Going out on the lake on a sunny summer afternoon sounds like the textbook definition for a perfect day. So does spending the day in your backyard and flipping burgers for your friends and family. But what if you were to combine the too and throw a little BBQ party right there on your deck? All you need is a portable grill, a cooler for the beer, and you’ll be good to go! However, it’s not that simple. You see, you can’t really take your backyard grill with you on your ‘toon – it’s way too heavy and not stable enough to be used while sailing. There are tons of portable grills you can purchase both online and offline, but there are a few aspects you should pay attention to when choosing a grill for boating. Let’s look into them:
1. Charcoal or Gas?
Much like regular grills, portable ones come in two main varieties – charcoal and gas. As you might already know, food cooked on charcoal grills generally tastes better, as it absorbs that smoky flavor from whatever wood chips you’re using. However, it also takes a lot longer to properly grill burgers and hotdogs on charcoal if you want to achieve that smoky flavor – and you don’t want to keep your ‘toon guests waiting all day. On the other hand, gas grills are faster but don’t make your burgers as flavorful as charcoal ones. They’re usually lighter as well, as they only need one propane cylinder to keep them running all day.
We would recommend going with a gas grill for your pontoon deck, as they are lighter, easier to use, and usually cheaper. However, you can also find tons of charcoal portable grills online if that’s what you’re after.
2. Rail mount or Tabletop?
You can, of course, get a regular portable grill and keep it on your pontoon’s countertop. However, that will leave you with no ‘kitchen’ space to work with. You’ll have a hard time assembling the burgers and hotdogs after taking them off the grill, as well as pouring drinks or whatnot. We’d recommend going for something with a rail mount instead, such as the Extreme Marine Products Cuisinart Grill Modified for Pontoon Boat with Arnall’s Grill, which mounts to 1.25″ square pontoon boat railing. With the grill mounted nice and snug on your pontoon railing, you can have the whole tabletop counter to yourself, and use it for pre-grill and post-grill prep.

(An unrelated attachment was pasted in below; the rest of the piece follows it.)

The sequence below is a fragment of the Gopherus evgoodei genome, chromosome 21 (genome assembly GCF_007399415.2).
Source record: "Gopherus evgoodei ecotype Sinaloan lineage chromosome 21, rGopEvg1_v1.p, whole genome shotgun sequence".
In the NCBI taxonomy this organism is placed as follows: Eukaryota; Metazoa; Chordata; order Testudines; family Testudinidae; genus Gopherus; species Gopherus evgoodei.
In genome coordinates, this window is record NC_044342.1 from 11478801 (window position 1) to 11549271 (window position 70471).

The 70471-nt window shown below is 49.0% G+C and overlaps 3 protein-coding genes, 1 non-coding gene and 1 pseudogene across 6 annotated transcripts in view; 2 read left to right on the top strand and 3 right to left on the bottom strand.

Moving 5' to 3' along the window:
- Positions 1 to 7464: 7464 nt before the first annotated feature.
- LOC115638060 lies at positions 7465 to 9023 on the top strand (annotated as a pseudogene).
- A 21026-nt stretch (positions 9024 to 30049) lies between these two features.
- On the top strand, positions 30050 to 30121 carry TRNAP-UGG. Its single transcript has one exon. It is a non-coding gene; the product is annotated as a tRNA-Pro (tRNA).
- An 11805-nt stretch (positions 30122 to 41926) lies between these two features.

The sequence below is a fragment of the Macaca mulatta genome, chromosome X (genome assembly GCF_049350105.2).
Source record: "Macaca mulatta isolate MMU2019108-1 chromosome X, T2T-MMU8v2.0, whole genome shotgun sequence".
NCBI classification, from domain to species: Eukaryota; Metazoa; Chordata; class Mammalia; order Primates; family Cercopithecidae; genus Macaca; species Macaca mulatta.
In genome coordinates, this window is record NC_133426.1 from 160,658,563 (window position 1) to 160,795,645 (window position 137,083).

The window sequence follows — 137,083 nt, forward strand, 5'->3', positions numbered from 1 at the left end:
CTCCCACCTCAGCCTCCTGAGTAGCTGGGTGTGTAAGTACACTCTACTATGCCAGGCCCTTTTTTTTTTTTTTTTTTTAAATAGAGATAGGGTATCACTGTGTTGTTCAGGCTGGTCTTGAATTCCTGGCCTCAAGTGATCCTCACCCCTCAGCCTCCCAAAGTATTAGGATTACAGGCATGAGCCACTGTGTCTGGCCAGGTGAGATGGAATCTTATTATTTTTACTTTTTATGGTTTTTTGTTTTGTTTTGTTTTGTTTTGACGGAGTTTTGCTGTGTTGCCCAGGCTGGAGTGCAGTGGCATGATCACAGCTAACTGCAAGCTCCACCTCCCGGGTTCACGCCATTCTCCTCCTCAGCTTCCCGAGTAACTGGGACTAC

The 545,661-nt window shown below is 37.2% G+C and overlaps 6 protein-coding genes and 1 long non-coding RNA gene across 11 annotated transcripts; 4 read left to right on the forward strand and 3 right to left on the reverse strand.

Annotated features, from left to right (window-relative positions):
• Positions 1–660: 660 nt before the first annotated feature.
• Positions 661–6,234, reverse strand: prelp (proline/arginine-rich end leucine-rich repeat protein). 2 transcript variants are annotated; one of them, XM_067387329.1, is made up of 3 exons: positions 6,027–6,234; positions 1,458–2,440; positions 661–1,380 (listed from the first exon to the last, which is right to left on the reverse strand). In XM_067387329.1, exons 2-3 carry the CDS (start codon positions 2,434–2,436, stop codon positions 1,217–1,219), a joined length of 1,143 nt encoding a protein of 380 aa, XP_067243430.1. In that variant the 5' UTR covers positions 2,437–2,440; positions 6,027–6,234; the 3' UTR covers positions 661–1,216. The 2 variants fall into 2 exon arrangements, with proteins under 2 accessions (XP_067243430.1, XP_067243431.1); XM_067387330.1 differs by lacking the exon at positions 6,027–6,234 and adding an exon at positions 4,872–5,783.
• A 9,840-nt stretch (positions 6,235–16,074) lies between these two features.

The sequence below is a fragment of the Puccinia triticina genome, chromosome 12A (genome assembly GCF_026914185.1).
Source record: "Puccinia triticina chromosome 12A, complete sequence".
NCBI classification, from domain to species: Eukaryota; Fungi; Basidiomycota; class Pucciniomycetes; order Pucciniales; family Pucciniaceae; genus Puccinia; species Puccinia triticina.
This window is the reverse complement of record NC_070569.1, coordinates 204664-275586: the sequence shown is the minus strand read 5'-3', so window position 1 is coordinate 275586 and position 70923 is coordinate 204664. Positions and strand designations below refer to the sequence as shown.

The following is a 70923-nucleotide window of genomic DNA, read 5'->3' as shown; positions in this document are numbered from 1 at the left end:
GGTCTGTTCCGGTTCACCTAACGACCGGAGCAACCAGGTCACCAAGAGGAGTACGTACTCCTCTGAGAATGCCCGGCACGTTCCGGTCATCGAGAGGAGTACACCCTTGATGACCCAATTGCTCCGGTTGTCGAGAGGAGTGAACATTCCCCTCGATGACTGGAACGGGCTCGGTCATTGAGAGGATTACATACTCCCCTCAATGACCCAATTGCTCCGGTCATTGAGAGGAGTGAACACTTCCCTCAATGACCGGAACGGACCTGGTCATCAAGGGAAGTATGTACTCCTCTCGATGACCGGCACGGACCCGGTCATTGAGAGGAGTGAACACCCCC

3. Square or Round?
This is more of a matter of preference, and we can’t really say we prefer one over the other. Round grills are usually smaller, thus more appropriate for small families and/or parties. They also consume less fuel and cook your food quicker than larger rectangular units. On the other hand, rectangular units are larger, allowing larger amounts of food to be cooked at the same time. If you’re used to hosting 10+ people on your ‘toon at a time, you should probably opt for a rectangular grill.
This would be everything you need to consider when choosing a grill for your pontoon boat. We hope these tips helped you make the right decision, and transform your dreams of a bbq party on board into reality.